Total War: ATTILA – PC Performance Analysis

Total War: ATTILA has just been released and Green Man Gaming was kind enough to provide us with a review code for it. Total War: ATTILA is built on the next iteration of the Warscape Engine, and it’s time now to see how this strategy game runs on the PC platform.

As always, we used an Intel i7 4930K with 8GB RAM, NVIDIA’s GTX690, Windows 8.1 64-bit and the latest WHQL version of the GeForce drivers. While NVIDIA has already included an SLI profile for this title, SLI scaling is really all over the place. For unknown reasons, our GPU usage was only used at 50% during the campaign (and sometimes during the entire benchmark). While running the game in Single GPU mode, we witnessed our one GPU core being stressed. This would hint towards a possible CPU limitation, however that was not the case. When we dropped our resolution to 1024x768, we noticed a similar behaviour. While our actual framerate was improved, the performance difference between Single GPU and SLI was next to nothing (and once again, our GTX690 was being used at only 50%). This could very well mean a possible engine limitation with multi-GPU systems, or a driver issue that NVIDIA needs to resolve.

Single GPU 1024x768SLI 1024x768

While normally strategy games are CPU-bound, we were kind of impressed with what The Creative Assembly has managed to achieve with this latest iteration of its Warscape Engine. Before continuing, do note that all of our tests were made via the game’s benchmark tool, showcasing a really demanding scenario. Obviously, the in-game performance is superior to that in various occasions. In addition, we dropped our resolution to 1024x768 – as a means to avoid any possible GPU limitation – and ran the benchmark in Single GPU mode (in order to avoid the aforementioned SLI scaling issues)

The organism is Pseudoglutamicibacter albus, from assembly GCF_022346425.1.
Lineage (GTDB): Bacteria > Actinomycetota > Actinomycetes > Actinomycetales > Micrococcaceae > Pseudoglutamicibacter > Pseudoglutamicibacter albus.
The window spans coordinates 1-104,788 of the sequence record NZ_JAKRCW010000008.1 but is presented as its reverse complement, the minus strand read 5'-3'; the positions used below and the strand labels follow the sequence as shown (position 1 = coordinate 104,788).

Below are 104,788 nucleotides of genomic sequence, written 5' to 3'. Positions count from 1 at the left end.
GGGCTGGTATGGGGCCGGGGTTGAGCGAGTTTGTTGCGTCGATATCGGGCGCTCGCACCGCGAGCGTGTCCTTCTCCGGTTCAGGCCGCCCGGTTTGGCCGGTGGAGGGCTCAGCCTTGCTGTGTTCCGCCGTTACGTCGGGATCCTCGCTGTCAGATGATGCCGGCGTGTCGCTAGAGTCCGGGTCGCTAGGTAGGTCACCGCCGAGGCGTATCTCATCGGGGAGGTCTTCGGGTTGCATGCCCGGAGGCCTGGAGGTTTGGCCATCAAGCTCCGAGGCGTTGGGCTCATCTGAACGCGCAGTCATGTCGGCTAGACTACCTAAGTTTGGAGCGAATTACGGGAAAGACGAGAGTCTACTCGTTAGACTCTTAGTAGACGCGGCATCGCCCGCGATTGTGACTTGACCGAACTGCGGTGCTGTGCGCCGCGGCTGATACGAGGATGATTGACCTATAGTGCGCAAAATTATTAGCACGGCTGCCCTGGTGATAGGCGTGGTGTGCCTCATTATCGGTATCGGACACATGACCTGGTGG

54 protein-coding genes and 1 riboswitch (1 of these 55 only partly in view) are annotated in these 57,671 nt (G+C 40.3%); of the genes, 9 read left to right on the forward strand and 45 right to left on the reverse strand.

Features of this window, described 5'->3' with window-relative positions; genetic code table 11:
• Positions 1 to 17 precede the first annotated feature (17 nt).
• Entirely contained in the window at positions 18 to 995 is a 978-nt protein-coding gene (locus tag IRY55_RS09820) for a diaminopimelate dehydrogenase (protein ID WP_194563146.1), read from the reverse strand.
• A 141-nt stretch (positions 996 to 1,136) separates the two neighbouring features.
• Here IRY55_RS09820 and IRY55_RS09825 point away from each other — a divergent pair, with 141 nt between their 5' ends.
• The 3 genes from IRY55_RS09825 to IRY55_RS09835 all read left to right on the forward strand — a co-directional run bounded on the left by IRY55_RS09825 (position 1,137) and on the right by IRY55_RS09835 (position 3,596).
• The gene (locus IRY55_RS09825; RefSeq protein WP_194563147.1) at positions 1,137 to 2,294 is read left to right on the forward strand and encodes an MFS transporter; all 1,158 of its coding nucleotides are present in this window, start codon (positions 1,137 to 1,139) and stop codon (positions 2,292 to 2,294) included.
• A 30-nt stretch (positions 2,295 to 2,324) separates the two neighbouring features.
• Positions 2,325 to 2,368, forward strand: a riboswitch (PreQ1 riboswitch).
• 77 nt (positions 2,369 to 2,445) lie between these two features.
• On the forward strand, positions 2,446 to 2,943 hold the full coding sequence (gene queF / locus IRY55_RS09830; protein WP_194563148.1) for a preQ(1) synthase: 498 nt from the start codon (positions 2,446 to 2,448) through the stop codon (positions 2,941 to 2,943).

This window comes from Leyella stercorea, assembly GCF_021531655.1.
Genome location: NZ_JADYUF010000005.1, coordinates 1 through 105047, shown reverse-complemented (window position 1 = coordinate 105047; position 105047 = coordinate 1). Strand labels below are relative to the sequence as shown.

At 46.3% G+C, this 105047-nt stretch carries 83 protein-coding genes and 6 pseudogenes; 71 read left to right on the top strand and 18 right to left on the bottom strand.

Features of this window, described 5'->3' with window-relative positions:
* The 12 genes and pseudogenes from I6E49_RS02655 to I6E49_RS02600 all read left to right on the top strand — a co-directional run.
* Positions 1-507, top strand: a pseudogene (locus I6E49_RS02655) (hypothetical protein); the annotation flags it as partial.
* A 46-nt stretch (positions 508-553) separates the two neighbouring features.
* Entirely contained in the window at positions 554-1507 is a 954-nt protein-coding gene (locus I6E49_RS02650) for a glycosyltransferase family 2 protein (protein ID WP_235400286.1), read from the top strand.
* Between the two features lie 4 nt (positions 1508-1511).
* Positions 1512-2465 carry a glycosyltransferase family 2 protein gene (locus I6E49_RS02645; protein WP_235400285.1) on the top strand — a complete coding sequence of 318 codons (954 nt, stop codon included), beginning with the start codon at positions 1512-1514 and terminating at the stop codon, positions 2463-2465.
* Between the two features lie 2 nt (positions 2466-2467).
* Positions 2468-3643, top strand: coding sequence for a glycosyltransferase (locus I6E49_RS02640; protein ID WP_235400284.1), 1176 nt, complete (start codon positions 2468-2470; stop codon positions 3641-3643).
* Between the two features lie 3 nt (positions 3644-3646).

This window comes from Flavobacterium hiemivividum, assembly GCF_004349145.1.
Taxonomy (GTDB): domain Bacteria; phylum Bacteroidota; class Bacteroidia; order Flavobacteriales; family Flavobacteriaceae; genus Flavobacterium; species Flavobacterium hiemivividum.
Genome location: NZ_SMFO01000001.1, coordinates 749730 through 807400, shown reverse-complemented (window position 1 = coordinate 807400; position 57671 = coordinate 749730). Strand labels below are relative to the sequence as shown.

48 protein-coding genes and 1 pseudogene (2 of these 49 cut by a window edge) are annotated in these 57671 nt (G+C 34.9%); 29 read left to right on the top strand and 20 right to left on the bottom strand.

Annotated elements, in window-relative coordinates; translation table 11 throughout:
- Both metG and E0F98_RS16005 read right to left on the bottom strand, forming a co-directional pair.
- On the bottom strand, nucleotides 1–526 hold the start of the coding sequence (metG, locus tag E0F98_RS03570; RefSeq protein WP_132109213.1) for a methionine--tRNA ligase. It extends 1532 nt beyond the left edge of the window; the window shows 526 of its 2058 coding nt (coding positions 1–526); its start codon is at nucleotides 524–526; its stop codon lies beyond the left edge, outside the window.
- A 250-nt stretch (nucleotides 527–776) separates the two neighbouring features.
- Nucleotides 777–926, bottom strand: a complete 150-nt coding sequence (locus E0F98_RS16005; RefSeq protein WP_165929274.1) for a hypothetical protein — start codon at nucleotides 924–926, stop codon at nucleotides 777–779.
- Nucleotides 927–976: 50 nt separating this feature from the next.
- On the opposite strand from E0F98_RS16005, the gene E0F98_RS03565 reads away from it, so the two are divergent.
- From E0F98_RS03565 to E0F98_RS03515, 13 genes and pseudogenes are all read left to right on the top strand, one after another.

Total War: ATTILA was able to run with 36.4fps with “Max Quality” settings at 1024x768 on our GPU (that was behaving like a GTX680) on a simulated dual-core system. By dropping the quality settings to “Quality” we managed to increase our average framerate to 42.4fps on that simulated dual-core system. This proves that a dual-core Intel system is more than enough in order to play this latest Total War game.

Total War Attila Chart

Warscape Engine scaled incredibly well on multiple CPU cores. Total War: ATTILA’s benchmark ran with 53.2fps on a simulated tri-core system, with 57.8fps on a simulated quad-core system, and with 62.4fps on our hexa-core system (“Quality” settings at 1024x768). For what is worth, we did not notice any performance boost when we enabled Hyper Threading. When we increased our resolution to 1080p, our GPU (in Single-GPU) mode pushed 45.5fps (which is more than acceptable for a strategy game like Total War). And when we increased our graphics settings to “Maximum Quality”, our average framerate dropped at 26.4fps.

Total War ATTILA CPU GraphTotal War ATTILA CPU Graph2

From the above, it’s pretty obvious that Total War: ATTILA is basically a GPU-bound title. While an Intel dual-core system will let PC owners enjoy this new Total War game with a ‘console-like’ framerate, a mid-range GPU won’t be able to pull acceptable framerates. This is one of those rare cases where a high-end GPU can actually benefit a relatively old PC system.